After debuting his new project Blood Orange with a fairly straightforward chillwave/electro-pop album full of hooky, sexy songs that worked like a collection of great singles, Dev Hynes returned with a second album that was anything but straightforward. In fact, Cupid Deluxe is something of a hot mess. It's unfocused, sprawling, and so full of ideas that it never seems to settle in one place for very long, jumping from laid-back EDM pop to soft rock with sax balladry to '90s New Jack Swing to bleary hip-hop and back again. While it doesn't make for a smooth listen from beginning to end, Hynes and his expanded cast of collaborators (who include the ubiquitous Caroline Polachek of Chairlift, Friends' Samantha Urbani, Dirty Projectors' David Longstreth, and Clams Casino) hit enough highs to make the album worth trying to figure out. Even if one never does truly figure it all out, there is enough graceful melancholy and tuneful sadness on display to make the album a bracing, late-night listen with plenty of songs that will stick around in memory banks and on breakup mixes. The songs that work the best are the most focused, like "You're Not Good Enough," the jumping Afro-pop disco jam "Uncle ACE, and "Always Let You Down," where Hynes doesn't let the soft focus arrangements get in the way of the melodies. His oddball sonic choices, like huge-sounding gated drums, '90s TV theme keyboard settings, and Polachek's showy warbling also don't usually get in the way, though "Chosen" might give anyone who doesn't worship at the altar of Phil Collins some seriously queasy feelings. And "Time Will Tell" comes off like an unholy blend of Bruce Hornsby and mid-period Prince thanks to some stately piano and squirmy sexual come-ons. Some of his choices are fairly brilliant, too, like how "Clipped On" is a brilliant mashup of Naughty by Nature and PM Dawn, or how "On the Line" takes the electro-pop of the previous album, feeds it through cheap Casios and too many Seagram's Coolers, then ends up with the most emotionally powerful song on the record. It also features lovely vocals from Urbani, who proves to be the ideal duet partner for Hynes since her sweet croon matches his perfectly. In the end, the album's head-scratching moments are outweighed by the near-brilliant ones, those weird juxtapositions of styles and oddly emotional times that make everyone from Solange, Basement Jaxx, and Britney want to work with Dev Hynes. He's an artist with ideas and while they sometimes pile up and crash on Cupid Deluxe, it's always a spectacular crash, and that's something worth investigating. ~ Tim Sendra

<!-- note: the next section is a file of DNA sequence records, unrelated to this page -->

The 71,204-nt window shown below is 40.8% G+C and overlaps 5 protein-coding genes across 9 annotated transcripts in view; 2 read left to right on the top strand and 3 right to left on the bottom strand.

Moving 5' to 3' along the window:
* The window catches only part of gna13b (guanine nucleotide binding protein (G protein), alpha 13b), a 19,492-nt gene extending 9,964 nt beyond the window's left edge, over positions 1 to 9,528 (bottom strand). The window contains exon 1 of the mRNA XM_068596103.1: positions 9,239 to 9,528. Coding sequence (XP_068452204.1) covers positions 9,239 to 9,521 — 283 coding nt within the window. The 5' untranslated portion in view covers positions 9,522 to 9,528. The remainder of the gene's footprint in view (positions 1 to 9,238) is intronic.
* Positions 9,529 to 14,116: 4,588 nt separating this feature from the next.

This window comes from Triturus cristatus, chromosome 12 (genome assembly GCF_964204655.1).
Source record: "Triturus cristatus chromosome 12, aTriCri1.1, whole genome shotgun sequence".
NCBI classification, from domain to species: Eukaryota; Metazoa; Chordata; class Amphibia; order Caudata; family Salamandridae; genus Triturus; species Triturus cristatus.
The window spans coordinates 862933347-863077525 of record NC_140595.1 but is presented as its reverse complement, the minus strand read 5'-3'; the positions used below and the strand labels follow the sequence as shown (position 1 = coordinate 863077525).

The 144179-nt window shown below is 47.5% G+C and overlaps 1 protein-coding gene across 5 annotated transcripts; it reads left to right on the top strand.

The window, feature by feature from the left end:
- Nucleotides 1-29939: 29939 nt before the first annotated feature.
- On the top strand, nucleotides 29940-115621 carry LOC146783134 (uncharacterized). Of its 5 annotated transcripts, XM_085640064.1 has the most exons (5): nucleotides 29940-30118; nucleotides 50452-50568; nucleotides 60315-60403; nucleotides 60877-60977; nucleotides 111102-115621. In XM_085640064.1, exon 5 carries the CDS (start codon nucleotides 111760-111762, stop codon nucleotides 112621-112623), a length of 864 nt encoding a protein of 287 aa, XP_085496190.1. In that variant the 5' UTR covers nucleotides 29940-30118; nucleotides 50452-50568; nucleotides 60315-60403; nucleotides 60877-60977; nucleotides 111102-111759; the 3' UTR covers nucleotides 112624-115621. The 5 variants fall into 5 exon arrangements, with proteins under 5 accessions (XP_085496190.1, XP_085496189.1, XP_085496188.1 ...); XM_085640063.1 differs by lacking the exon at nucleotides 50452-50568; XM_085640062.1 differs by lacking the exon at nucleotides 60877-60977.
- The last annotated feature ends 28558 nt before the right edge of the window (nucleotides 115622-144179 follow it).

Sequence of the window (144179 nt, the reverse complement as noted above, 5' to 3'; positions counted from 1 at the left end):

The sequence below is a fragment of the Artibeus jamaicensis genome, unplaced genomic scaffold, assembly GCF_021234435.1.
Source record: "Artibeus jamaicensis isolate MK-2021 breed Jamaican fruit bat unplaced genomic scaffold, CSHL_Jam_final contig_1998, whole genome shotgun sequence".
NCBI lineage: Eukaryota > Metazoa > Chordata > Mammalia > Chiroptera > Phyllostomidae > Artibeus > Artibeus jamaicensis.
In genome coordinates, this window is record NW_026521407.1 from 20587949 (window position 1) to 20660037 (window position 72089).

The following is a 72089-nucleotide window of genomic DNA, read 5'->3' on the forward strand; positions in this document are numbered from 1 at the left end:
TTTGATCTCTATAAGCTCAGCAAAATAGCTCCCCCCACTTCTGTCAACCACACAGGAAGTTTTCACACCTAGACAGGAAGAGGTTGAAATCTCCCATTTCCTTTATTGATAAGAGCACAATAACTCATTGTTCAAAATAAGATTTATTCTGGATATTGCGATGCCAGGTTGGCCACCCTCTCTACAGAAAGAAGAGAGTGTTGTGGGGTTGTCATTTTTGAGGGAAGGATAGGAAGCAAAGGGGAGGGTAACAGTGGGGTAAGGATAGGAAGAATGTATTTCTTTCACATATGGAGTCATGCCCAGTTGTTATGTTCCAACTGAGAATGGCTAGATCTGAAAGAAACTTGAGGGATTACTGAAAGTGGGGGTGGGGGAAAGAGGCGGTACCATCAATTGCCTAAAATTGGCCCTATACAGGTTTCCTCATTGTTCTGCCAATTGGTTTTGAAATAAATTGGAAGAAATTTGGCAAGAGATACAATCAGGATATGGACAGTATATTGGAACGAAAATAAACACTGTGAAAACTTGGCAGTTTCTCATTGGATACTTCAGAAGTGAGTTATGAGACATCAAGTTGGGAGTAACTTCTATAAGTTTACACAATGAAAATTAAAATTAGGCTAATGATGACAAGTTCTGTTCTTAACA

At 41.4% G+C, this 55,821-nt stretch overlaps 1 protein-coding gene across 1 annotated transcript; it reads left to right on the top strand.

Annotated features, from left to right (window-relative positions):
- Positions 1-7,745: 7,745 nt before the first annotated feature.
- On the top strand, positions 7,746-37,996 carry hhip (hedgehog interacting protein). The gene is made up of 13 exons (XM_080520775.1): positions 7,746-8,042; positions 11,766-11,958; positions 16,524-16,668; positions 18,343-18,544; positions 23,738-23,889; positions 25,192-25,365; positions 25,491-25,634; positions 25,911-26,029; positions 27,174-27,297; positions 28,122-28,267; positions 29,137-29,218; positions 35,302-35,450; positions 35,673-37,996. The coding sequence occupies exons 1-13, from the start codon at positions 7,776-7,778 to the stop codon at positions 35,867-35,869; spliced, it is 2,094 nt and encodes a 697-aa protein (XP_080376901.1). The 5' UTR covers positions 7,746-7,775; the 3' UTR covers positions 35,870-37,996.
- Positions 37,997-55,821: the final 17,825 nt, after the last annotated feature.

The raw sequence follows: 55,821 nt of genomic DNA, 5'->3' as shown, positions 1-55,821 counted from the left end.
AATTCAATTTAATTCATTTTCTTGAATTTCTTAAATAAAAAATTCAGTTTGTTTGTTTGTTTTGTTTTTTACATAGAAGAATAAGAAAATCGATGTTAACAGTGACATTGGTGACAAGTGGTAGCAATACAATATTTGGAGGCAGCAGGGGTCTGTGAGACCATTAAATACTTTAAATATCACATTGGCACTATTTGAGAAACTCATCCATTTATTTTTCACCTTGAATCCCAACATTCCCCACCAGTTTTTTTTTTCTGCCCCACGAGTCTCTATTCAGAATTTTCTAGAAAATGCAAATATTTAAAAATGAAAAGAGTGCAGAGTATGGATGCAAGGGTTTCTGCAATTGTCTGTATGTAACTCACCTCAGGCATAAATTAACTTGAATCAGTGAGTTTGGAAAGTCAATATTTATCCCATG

Rolling Stone (p.77) - 3.5 stars out of 5 -- "The hooks are stealthy, and the arrangements make even the retro gestures feel fresh....Hynes is a triple threat, a total original and a force to be reckoned with."
CMJ - "Hynes works as a carpenter of sorts, taking influences and elements from a variety of genres to form his nostalgic '80s synth-pop within a modern alternative R&B scaffolding."
Mojo (Publisher) (p.97) - 3 stars out of 5 -- "[F]irst single 'Chamakay' is dreamy summertime pop complete with sultry saxophone, and it has that proper pop way of feeling cosily familiar and playfully new."
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